was phenomenal again in this game, scoring 37 points and adding 11 rebounds. In a post-game press conference, Grizzlies Head Coach David Fizdale complained about the officiating in Game two, which he believed heavily favored his team’s opponents. He called the officiating “unacceptable” and “unprofessional,” citing the lack of fouls called against the Spurs even though his team shot twice as many shots in the paint, yet Leonard took four more free throws than the entire Grizzlies team in the game. (3) Houston Rockets vs. (6) Oklahoma City Thunder In Game one of this series, the Rockets were simply too much for the Thunder and the Rockets won by a score of 118-87. The Thunder were unable to get almost anything going at all offensively, while the Rockets hardly missed, shooting 49.5 percent overall from the field. James Harden was phenomenal in every facet of the game, scoring 37 points with nine assists and seven boards. Patrick Beverley was a big contributor for Houston, adding 21 points on 4-6 shooting from deep along with excellent defense of the Thunder star, Russell Westbrook. Westbrook had one of his worst games of the season, scoring just 22 points on 6-23 shooting, mostly thanks to Beverley’s tenacious defense. The Thunder looked to turn things around and make some adjustments in Game 2 which took place on Wednesday, April 19 in Houston, TX.

Ray Chavez/Bay Area News Group/TNS

Golden State Warriors star forward Kevin Durant (35) drives to the basket for a layup against the Portland Trail Blazers in a 121-109 win in Game 1 in Oakland, CA.

(4) Los Angeles Clippers vs. (5) Utah Jazz After two games in Los Angeles, CA, this series is all knotted up at 1-1. In the first game, Utah’s star center, Rudy Gobert, hyperextended and bruised his knee on the first possession. However, the Jazz, powered by Joe Johnson’s buzzer beater, were still somehow able to emerge victorious in Game 1 97-95 on the road without their best player. Game 2 was very indicative of how the series will play out if Gobert is unable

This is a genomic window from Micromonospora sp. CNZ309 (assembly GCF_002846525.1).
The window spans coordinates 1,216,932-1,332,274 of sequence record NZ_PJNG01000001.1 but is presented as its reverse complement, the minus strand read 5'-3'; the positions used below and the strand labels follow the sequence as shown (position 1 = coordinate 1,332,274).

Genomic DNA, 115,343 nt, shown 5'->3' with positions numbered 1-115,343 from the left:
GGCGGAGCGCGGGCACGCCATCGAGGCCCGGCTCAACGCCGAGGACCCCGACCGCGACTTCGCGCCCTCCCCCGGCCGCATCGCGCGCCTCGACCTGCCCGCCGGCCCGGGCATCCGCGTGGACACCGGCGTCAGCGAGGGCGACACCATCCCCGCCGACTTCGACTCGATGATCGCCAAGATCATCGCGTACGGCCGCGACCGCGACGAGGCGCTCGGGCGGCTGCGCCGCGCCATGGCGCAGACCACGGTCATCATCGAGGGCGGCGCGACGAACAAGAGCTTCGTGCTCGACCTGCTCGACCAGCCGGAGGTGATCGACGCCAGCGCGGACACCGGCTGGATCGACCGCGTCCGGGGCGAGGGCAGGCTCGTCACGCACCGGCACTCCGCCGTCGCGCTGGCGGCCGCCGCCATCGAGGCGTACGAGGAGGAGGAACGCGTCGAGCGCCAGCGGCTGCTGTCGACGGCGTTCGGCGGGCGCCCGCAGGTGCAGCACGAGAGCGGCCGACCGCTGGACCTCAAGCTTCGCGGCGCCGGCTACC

to return. Without the anchor of one of the league’s premier defenses manning the middle, the Clippers were able to use their star-studded frontcourt to dominate the Jazz in the paint. The Clippers won the game 99-91, scoring 60 of their 99 points in the paint. Taking the best player off a team in the playoffs usually means its demise, but if the Jazz can hang around long enough in this series for Gobert to play some meaningful minutes and maybe steal the series from the Clippers.

Thursday, April 20, 2017 | Page 15

Sports | Old Gold & Black

Sarr and Brown look to fill the hole left by Collins Coach Manning looks to fill the large void left by the departure of Collins with new 2017 class. BY LIZZIE SNYDER Asst. Sports Editor On April 12 at 6:45 pm, John Collins told the world he had hired an agent and will be heading to the NBA. Although he stated he would “forever bleed old gold and black” on Twitter, this declaration officially ends his college career at Wake Forest. Although this announcement was not a total shock, Collins has now dismissed any possibility of testing the waters at the NBA combine and possibly returning to Wake Forest for his junior and senior seasons. Last season, Collins emerged as a true star, averaging 19.2 points per game and earning the ACC Most Improved Player Award. While a standout offensive perfor-

mance helped lead the Demon Deacons to its first NCAA Tournament appearance since 2010, Collins successful season brought a regained sense of spirit and an inflation of excitement to the LVJM Coliseum this past season. With his presence missing, Coach Manning has some big shoes to fill. Manning’s latest recruiting class demonstrates his continued establishment as a head coach coming up on his fourth season with the Demon Deacons. Perhaps his most impressive recruit according to the ESPN Recruiting Database is 6-foot-5 shooting guard from Orlando, Chaundee Brown. Ranked No. 31 by ESPN, Brown received offers from Florida, Kansas and Maryland, but decided to sign with Wake Forest on March 24. Brown is the highest ranked recruit Wake Forest has signed since Al-Farouq Aminu in 2008. It will be interesting where he will stand with veteran guards Brandon Childress, Bryant Crawford and Keyshawn Woods next season, but he will be a great asset to the team especially without Collins.